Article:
Council to seek legal advice after claims about stadium documents

Dave Cull.
Dave Cull.
The Dunedin City Council is to seek a legal opinion after claims the Carisbrook Stadium Trust is refusing to hand it documents relating to millions of dollars of spending.

The move was signalled at yesterday's long-term plan deliberations after Mayor Dave Cull said the assertion from stadium critic Bev Butler was the trust had withheld documents from the council.

''My inquiries informally are yes, that's the case,'' Mr Cull told yesterday's meeting.

Council chief executive Dr Sue Bidrose would be asked to prepare a report for council on the CST's documents, including a legal opinion on the council's right to access them.

CST chairman Malcolm Farry last night denied withholding information from the council, and said he would be happy to co-operate in any way requested.

The council had received information from the CST, including invoices, throughout the project, and the trust had acted with ''the upmost integrity'' throughout, he said.

''If they need them again, or can't locate them, that doesn't appear to be a problem for the CST.''

Ms Butler last week called for a ''full forensic audit'' of CST spending during a submission on the council's LTP.

She told councillors more than $70 million had passed through the trust's books since its creation, but limited invoice information released to her raised ''numerous what I would call red flags''.

That included instances where the CST's invoices did not say what money was spent on, or did so using just ''two words'', while omitting other significant details, she said.

The trust was also ''abusing'' the official information legislation by refusing to give information to the council, she claimed.

Mr Farry said requests under the Local Government Official Information and Meetings Act 1987 had been declined in the past, but not any involving the council.

The trust ''consider that we are not subject to [the Act], because we are now a private trust'', although recent legislative changes ''may give a different dimension to that'', he said.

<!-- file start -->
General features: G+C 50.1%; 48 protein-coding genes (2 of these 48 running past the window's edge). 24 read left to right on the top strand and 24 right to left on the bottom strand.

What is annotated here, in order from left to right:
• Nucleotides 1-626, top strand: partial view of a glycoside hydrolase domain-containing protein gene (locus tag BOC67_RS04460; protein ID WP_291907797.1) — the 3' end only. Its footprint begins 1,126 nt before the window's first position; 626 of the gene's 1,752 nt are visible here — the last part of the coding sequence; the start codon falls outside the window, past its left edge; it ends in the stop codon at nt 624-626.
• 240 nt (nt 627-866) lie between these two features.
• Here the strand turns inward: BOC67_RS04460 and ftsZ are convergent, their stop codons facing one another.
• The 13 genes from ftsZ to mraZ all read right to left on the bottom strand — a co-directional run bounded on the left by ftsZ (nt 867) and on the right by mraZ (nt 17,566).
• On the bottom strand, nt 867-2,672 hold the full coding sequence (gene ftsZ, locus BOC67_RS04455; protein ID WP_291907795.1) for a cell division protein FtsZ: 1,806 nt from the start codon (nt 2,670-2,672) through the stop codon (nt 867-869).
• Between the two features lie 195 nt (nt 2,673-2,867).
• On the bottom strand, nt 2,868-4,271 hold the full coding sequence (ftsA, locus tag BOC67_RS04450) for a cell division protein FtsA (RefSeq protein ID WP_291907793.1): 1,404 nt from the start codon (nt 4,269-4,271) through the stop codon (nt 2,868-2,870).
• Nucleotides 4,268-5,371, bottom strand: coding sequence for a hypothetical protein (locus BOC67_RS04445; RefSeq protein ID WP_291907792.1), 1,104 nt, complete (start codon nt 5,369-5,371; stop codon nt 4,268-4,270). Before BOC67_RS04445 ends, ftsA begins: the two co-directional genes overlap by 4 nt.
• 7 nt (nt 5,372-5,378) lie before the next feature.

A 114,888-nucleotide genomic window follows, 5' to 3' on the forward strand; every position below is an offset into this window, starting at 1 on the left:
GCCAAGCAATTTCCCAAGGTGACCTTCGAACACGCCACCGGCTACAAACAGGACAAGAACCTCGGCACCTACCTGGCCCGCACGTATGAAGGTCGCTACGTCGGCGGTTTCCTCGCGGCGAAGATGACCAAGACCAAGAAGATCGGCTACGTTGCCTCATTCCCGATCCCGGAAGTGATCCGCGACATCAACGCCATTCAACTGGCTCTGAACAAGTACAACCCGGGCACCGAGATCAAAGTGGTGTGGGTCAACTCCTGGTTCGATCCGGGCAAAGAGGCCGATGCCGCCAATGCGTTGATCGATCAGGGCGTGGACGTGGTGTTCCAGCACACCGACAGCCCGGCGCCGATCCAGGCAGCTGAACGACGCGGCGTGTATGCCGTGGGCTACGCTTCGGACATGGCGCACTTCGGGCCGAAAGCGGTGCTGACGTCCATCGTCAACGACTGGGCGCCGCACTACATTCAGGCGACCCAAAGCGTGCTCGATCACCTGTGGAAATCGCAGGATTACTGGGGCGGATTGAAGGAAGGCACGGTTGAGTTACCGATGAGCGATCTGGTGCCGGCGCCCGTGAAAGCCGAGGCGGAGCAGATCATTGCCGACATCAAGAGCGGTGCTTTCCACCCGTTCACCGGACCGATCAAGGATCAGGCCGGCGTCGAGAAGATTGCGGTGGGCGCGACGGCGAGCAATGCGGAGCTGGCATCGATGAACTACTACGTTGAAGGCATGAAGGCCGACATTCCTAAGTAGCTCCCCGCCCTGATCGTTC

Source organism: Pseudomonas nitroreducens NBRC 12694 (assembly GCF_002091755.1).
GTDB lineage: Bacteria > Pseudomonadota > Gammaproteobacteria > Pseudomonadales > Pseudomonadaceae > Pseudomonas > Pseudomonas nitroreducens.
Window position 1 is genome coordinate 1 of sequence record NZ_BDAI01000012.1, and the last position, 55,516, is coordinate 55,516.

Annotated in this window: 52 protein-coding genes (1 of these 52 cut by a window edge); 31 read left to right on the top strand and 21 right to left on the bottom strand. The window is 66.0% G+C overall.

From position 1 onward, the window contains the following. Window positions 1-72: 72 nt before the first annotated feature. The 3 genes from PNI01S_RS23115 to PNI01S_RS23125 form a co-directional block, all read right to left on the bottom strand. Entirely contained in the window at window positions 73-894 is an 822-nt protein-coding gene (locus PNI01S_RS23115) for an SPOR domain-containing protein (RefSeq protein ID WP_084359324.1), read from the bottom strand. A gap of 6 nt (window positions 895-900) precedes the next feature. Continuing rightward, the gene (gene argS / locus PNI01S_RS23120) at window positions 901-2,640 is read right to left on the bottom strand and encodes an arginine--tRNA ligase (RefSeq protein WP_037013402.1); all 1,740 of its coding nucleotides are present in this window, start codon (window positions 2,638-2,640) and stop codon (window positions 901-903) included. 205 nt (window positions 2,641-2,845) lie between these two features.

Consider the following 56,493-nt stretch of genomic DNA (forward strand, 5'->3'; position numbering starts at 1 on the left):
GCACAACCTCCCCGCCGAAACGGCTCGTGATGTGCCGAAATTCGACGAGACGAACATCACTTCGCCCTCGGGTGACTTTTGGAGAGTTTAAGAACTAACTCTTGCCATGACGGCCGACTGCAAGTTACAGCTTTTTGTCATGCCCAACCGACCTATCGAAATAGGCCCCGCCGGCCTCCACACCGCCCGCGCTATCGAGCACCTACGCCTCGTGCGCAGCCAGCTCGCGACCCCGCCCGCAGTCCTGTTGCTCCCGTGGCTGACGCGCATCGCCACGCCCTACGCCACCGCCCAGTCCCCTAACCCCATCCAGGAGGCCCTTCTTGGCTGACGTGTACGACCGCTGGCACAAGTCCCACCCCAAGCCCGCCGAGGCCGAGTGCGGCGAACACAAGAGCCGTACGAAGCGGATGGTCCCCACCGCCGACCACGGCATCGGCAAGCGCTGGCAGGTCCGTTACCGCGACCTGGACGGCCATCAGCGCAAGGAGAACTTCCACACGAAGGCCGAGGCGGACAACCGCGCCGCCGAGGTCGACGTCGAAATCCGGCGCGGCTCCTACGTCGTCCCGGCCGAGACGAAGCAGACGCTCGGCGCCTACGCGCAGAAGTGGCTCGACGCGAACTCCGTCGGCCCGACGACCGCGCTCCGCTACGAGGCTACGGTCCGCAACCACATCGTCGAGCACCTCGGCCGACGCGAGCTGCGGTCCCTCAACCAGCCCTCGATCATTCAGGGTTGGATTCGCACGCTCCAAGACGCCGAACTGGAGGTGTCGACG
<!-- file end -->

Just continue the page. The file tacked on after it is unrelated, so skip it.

Asked about Ms Butler's claims of inadequate invoices and inappropriate spending by the CST, Mr Farry said that was ''not the case'', while declining to elaborate.

''I will not grace such slanderous comments from Bev Butler by commenting on them.''

The trust, headed by Mr Farry, was established to progress the stadium's development and early operations until Dunedin Venues Management Ltd took over.

Mr Cull, contacted after yesterday's meeting, said he was not aware of any evidence of inappropriate spending involving the CST, and had no view on the merits of Ms Butler's claims in that area.

However, he felt suggestions information was being withheld from council needed to be investigated.

''I don't have any comment to make on her assertions, because I simply don't know.

''But I think it's reasonable to establish whether or not council has a right to those records.

''Then we can go from there.''

Deputy mayor Chris Staynes, speaking during yesterday's meeting, said it was ''unreasonable'' for the trust to be ''withholding information pertinent to the city and its expenditure''.

''I think we need to get some progress in this area. It won't be until we get this [information] that some of the remaining angst will perhaps be put at ease.''

Mr Cull said he did not think Ms Butler's submission was ''unreasonable'', and it ''behoves us to clarify the situation''.

Ms Butler said when contacted last night the council's move was ''a good first step in what they are going to need to do ... a full forensic audit''.



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